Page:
Many investors question the validity of the strategic asset allocation models that the investment industry recommends. Those investors are less keen to move up the risk spectrum, even when they have long investment horizons, and the chart below demonstrates why.

When looking at ten-year performance numbers, the returns for each broach asset allocation profiles inch ahead of cash but the difference between returns from the more aggressive and more conservative models remain modest.

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Chart: Growth of $10,000 over 10 years. Source: Morningstar

The idea that investors have not been rewarded for following traditional investment theory, with significantly greater risk taking rewarded with only slightly higher returns, is supported by the next chart.  However, the chart also shows that even the most aggressive investors have managed to keep well ahead of inflation and, in real terms, outcomes across the risk spectrum have at least been positive.

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Chart: Risk vs Return for different asset allocation models over the last 10 years. Source: Morningstar

There was a time not very long ago, where the information encapsulated in the above chart was routinely plugged into the software used to derive optimum asset allocation models in the belief that over the long term at least the future would look similar to the past. Unfortunately if enough people believe that to be the case then it is less and less likely to be true because markets do not stand still, but rather are constantly discounting investor’s views of the future.

The investment industry is more forward looking now and a valuation-based view of the capital markets is more prevalent. The final chart uses a simple model of valuation-based risk premiums to come up with a theoretical expected return for different domestic asset classes over time.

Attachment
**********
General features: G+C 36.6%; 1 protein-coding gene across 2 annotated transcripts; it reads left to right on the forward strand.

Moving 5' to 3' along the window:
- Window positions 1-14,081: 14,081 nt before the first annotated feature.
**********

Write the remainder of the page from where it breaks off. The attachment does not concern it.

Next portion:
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Chart: A simple model of forward looking risk premiums. Source: Bloomberg, Morningstar, RBA

The chart shows that risk premiums for Australian equities remain robust relative to defensive assets but that further down the risk spectrum quantitative easing and investors’ extreme risk aversion have created anomalies. Achieving decent real returns from traditional defensive assets will be challenging while, perversely, government bonds might still hold some appeal for longer term investors as a portfolio diversifier. Maybe a more rational response by conservative investors with nearer term real return and capital preservation goals would be to hold a bit more cash to meet shorter term needs while also increasing equity exposure.

This reality calls into question how diversified portfolios have traditionally been constructed – in particular, the tendency to start with a balanced portfolio and merely vary the proportion of defensive assets versus growth assets according to the investor’s return objectives and time horizon. Markets have made it abundantly clear, if there was ever any doubt, that every asset needs to be considered on its individual merits and its current valuation.

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